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5 Important U.S. Energy Stories of 2012

Although climate change took a backseat during the campaign, energy played a surprisingly prominent role.
 
 
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The presidential and congressional elections dominated the American news cycle in 2012. And although climate change  took a backseat during the campaign, energy played a surprisingly prominent role.

The news cycle was dominated by energy: Republican presidential candidate Mitt Romney made fossil fuel extraction his number one priority; fossil fuel interests spent hundreds of millions of dollars to promote oil, coal, and gas during the election; and President Obama busily defended his promotion of renewable energy after getting attacked by the fossil fuel lobby.

Looking back at 2012, here are some of the most important energy stories of the year:

1. AP Fact Check: In 36 Years Of Data, Not A Shred Of Evidence That Drilling Reduces Gas Prices

In March, the Associated Press analyzed more than 30 years of gas price and domestic drilling data. It found absolutely no correlation between increased domestic drilling and lower prices for consumers. Why? Because oil is a global market and U.S. production represents a small portion of global demand.

This was a particularly important story in 2012. Throughout the election season, the fossil fuel lobby and proponents of “drill-baby-drill” pushed a plan for unchecked fossil fuel development, falsely claiming it would lower gas prices. Experience proved otherwise. Even though the U.S. is producing more oil than at any point since the mid 1990′s, gas prices have remained “ stubbornly high.

2. Big Polluters Spend $270 Million In Final Months Of 2012 Elections

Fossil fuel interests spent unprecedented amounts of money this election season. In the last two months of the campaign, groups promoting fossil fuels spent $270 million on television ads to influence the presidential, House, and Senate races. From April to November, these groups spent $265.9 million on the presidential campaign alone, according to a Center for American Progress Action Fund analysis.

But the lavish spending didn’t work. Despite spending record amounts of money, polluter groups failed to change the presidency, failed to change the balance of power in Congress, and failed to give Republicans the important coal states of Ohio, Pennsylvania, and Virginia.

3. Environmental Groups Celebrate A Political Victory: ‘Knock, Baby, Knock’ Beat ‘Drill, Baby, Drill’

Judging by pure spending, the 2012 election wasn’t looking good for environmentalists. Polluter groups outspent environmental groups 4-1, making it seem like the momentum was on their side. But the results showed otherwise: Four out of the “flat earth five” climate deniers in the House lost their races; Seven of eight Senate candidates supported by environmental groups won their races, thus preventing Republicans from taking the Senate and cutting off the drumbeat of anti-environmental legislation in the House; 11 of the 12 “Climate Heroes” promoted by environmentalists won their races; and the President kept his job.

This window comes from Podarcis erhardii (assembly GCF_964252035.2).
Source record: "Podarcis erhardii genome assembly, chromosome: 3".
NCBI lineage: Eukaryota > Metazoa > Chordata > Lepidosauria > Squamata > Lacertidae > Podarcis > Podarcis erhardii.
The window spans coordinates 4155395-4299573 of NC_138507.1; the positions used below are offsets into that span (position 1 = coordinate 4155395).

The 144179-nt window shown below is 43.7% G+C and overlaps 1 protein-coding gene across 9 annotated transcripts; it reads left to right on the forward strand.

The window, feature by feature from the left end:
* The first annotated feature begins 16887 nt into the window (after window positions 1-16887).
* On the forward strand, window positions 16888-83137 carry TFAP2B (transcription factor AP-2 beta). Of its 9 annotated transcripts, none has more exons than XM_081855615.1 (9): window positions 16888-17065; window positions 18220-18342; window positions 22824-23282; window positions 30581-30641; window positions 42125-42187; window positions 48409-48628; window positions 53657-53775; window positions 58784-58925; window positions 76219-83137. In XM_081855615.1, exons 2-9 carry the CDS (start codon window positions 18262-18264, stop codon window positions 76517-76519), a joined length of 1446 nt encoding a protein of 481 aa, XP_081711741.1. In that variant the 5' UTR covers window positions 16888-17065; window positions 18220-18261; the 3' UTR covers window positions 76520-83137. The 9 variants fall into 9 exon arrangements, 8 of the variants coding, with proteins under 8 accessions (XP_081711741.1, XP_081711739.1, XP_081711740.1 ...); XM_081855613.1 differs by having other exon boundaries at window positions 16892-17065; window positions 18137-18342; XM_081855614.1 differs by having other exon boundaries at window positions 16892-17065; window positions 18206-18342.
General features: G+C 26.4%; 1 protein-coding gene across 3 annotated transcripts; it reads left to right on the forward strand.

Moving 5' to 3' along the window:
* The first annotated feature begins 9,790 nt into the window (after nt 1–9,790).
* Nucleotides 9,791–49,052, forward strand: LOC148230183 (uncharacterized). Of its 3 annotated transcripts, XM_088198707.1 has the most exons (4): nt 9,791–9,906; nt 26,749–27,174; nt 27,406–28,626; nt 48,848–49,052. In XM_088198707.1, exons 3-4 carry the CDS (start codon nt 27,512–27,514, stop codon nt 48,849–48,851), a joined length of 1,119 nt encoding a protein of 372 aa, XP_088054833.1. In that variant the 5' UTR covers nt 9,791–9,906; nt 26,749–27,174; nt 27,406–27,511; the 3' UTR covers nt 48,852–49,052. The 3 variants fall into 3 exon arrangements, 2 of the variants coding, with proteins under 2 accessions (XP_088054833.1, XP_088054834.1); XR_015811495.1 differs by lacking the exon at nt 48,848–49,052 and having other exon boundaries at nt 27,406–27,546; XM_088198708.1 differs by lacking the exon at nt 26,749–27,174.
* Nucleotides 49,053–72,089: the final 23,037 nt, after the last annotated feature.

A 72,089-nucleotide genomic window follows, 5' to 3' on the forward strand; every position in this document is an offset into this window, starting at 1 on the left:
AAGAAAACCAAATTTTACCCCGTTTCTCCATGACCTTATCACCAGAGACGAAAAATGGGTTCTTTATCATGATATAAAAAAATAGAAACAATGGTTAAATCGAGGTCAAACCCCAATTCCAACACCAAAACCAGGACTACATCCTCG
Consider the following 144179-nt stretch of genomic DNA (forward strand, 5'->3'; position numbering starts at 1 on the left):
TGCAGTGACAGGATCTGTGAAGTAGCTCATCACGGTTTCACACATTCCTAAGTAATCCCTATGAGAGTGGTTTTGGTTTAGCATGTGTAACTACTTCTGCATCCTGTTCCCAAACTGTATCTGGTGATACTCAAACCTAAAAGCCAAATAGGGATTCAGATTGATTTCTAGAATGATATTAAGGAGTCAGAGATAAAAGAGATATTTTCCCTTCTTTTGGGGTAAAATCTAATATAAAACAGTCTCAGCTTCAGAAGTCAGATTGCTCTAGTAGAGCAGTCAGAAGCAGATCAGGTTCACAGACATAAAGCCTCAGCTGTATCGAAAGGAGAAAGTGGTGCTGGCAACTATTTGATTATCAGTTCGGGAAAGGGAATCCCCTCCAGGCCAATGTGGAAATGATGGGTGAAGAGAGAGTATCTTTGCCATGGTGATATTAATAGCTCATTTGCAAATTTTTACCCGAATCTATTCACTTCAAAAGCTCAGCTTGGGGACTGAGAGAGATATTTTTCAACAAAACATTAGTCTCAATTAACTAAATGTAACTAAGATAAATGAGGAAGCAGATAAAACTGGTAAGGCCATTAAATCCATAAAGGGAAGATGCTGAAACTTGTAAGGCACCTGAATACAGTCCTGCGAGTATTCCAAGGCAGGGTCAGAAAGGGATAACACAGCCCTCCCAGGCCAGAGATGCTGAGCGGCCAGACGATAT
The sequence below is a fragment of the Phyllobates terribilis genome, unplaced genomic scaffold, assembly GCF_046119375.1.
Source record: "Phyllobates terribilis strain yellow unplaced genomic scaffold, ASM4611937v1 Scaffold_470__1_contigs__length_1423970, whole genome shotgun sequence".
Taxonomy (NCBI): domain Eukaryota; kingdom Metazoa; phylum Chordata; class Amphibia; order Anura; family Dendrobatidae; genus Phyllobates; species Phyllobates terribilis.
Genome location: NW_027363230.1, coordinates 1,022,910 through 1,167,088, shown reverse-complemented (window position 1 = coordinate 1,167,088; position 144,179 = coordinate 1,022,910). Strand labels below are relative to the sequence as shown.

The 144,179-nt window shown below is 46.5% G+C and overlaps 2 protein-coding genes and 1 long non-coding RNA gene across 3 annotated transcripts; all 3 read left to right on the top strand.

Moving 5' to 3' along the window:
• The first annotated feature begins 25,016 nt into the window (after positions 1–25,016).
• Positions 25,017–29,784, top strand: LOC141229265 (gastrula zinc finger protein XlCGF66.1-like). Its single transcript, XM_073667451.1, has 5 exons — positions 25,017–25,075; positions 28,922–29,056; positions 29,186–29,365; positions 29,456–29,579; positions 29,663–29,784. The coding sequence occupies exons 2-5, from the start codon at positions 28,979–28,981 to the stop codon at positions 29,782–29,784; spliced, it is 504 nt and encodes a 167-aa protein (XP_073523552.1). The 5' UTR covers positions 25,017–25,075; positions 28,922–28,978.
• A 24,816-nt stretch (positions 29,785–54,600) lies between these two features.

While gridlock will likely define Obama’s second term, environmental advocates said the 2012 elections proved their strength: “We went head to head with the likes of Crossroads and Karl Rove,” said Jamie Rappaport Clark, president of Defenders of Wildlife, after the elections.

4. Shell’s Woes In The Arctic Underscore Challenges In The Region

The Arctic is shedding ice at an alarming rate due to global warming. The response? Oil companies want to use the opportunity to look for more offshore oil and gas that will only accelerate warming. In 2012, Shell became the first company to drill exploratory wells in U.S. Arctic waters, raising concerns about the local and global environmental impact. (For more on this, check out the great documentary produced by the Center for American Progress oceans team).

Shell’s troubles throughout the year proved just how tough it is to drill in the region. From crushing its oil containment unit “like a beer can” to  losing control of its drilling rig, the company faced numerous challenges. And major organizations responded. In April, insurance giant Lloyd’s of London warned that responding to an oil spill in a region that is “highly sensitive to damage” would present “multiple obstacles, which together constitute a  unique and hard-to-manage risk“; German bank WestLB announced it would not finance offshore oil or gas drilling in the Arctic, saying the “ risks and costs are simply too high”; and Total SA, the fourth largest publicly traded oil and gas company in the world, said drilling in the region could be a  “disaster.”

 
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